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6 Nations

Scotland make changes for Italy clash

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Photo by Visionhaus/Getty Images

Glasgow Warriors’ scrum-half Ali Price is in line to make his 50th appearance for Scotland having been named in the starting XV to face Italy in the penultimate round of fixtures for the 2022 Guinness Six Nations.

28-year-old Ali Price made his international debut in 2016 against Georgia at Rugby Park and has since gone on to combine with Finn Russell to create an established partnership at 9 and 10. The two will start for the seventh successive occasion on Saturday.

In one of five changes made to the team that were defeated against France, Sam Johnson returns to the line-up following his start in the victory over England in round one of this year’s championship and will partner Gloucester Rugby’s Chris Harris in the centre.

Kyle Steyn makes his first start in the Guinness Six Nations having come off the bench against France in 2020. The Glasgow Warriors winger marked his first Scotland start in style last year, scoring four tries in the Autumn Nations Series against Tonga. Edinburgh Rugby’s Darcy Graham will occupy the opposite wing following three impressive performances so far in the championship, with Exeter Chiefs full-back Stuart Hogg once again captaining the side.

In the forwards, Glasgow Warriors’ Matt Fagerson returns from injury to start at number 8. Fellow Edinburgh back-rower Hamish Watson is also named in the starting line-up having missed out against France through Covid. Fresh from signing a long-term contract with Glasgow Warriors, Rory Darge retains his place.

Edinburgh Rugby’s Grant Gilchrist and Exeter Chiefs’ Sam Skinner are unchanged in the second-row from the France match.

In the front-row George Turner is brought into the starting line-up. Glasgow Warriors’ prop Zander Fagerson keeps his place in the first XV along with Edinburgh Rugby’s Pierre Schoeman.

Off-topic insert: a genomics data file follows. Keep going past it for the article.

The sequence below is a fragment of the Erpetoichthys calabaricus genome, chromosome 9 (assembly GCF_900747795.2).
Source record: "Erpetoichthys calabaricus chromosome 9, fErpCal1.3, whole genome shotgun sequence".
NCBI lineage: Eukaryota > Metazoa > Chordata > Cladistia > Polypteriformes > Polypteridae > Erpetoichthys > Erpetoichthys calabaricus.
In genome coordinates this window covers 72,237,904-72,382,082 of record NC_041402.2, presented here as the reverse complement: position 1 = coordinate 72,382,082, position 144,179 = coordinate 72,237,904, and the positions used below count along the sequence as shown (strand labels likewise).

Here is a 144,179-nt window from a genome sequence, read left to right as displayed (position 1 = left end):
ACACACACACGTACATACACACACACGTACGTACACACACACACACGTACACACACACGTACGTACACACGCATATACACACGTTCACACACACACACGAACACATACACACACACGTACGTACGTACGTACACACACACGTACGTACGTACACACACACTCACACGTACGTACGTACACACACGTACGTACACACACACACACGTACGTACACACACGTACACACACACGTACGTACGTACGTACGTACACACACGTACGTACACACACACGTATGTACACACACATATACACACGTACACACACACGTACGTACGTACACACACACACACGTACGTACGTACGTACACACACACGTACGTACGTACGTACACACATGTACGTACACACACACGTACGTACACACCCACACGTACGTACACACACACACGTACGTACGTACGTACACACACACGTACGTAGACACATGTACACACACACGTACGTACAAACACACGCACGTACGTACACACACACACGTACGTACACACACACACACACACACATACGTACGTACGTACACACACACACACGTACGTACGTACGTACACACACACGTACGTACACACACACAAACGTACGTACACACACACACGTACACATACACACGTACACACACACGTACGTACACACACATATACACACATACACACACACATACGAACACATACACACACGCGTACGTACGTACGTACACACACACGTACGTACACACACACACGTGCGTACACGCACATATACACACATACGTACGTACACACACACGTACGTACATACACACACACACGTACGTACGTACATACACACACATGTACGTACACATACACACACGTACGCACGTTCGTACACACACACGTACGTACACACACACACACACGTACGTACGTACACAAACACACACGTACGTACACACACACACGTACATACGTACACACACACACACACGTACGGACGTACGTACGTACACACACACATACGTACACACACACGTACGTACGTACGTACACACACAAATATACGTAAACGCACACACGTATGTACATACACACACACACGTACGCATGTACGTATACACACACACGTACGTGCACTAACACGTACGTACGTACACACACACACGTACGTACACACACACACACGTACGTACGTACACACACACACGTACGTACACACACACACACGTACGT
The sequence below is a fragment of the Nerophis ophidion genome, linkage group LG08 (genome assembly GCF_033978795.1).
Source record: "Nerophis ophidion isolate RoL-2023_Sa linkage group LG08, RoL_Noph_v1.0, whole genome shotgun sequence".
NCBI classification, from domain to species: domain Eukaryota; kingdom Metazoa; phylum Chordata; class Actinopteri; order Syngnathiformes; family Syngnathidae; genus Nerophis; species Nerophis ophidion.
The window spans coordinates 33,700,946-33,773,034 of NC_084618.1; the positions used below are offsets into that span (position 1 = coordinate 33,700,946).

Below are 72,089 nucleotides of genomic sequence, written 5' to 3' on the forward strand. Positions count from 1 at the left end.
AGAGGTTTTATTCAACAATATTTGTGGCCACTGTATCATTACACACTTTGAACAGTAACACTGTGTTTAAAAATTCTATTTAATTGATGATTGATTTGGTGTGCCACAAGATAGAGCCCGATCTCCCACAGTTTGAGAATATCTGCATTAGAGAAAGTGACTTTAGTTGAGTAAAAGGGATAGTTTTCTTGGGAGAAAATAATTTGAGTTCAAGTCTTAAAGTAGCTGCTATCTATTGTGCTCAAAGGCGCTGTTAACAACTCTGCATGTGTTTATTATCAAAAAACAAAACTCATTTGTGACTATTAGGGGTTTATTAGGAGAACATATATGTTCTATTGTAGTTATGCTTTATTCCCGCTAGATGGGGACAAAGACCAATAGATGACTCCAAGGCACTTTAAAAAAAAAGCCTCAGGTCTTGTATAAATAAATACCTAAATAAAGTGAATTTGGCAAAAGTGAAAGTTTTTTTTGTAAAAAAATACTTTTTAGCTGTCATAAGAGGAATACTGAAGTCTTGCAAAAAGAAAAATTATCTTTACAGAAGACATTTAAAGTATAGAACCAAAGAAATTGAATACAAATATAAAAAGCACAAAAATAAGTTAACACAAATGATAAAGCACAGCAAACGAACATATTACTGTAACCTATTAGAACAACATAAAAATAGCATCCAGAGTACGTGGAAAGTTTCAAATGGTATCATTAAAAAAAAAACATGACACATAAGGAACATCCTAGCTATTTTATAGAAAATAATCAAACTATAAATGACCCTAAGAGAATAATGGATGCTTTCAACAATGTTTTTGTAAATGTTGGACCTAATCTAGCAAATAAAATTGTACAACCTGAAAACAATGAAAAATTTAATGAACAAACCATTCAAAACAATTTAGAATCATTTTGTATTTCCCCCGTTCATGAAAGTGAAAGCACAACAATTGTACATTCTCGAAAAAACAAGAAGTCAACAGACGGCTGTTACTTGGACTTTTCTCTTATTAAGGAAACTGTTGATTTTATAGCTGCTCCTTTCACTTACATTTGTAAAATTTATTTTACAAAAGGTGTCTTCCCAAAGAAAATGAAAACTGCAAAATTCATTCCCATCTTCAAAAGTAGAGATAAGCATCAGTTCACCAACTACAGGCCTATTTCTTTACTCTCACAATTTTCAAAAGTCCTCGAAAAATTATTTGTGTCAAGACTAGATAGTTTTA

In the replacements Ben Vellacott is in line to make his debut. The scrum-half has been capped for Scotland Under-20s and joined Edinburgh Rugby this season following two years at Gloucester Rugby.

Adam Hastings could make his first appearance of the 2022 Guinness Six Nations from the bench and will take his place alongside Sione Tuipulotu who is also named as a replacement.

Stuart McInally, WP Nel and Allan Dell are options in the front row as replacements while Edinburgh Rugby duo Magnus Bradbury and Jamie Hodgson are available to come off the bench in the back five.

Sign up here to the Scottish Rugby newsletter to get all the latest news from the Scotland camp direct to your inbox during the 2022 Guinness Six Nations.

Scotland team to face Italy in the 2022 Guinness Six Nations at Stadio Olimpico, Rome, live on ITV, Saturday, 12 March – kick-off 2.15pm GMT.

15. Stuart Hogg – Exeter Chiefs – (Captain) – 91 caps
14. Darcy Graham – Edinburgh Rugby – 25 caps
13. Chris Harris – Gloucester Rugby – 34 caps
12. Sam Johnson – Glasgow Warriors – 22 caps
11. Kyle Steyn – Glasgow Warriors – 3 caps
10. Finn Russell – Racing 92 – (Vice-Captain) – 61 caps
9. Ali Price – Glasgow Warriors – 49 caps


1. Pierre Schoeman – Edinburgh Rugby -7 caps
2. George Turner – Glasgow Warriors – 23 caps
3. Zander Fagerson – Glasgow Warriors – 45 caps
4. Sam Skinner – Exeter Chiefs – 18 caps
5. Grant Gilchrist – Edinburgh Rugby – (Vice-Captain) – 51 caps
6. Rory Darge – Glasgow Warriors – 2 caps
7. Hamish Watson – Edinburgh Rugby – 47 caps
8. Matt Fagerson – Glasgow Warriors – 19 caps

Replacements

16. Stuart McInally – Edinburgh Rugby – 46 caps
17. Allan Dell – London Irish – 32 caps
18. WP Nel – Edinburgh Rugby – 46 caps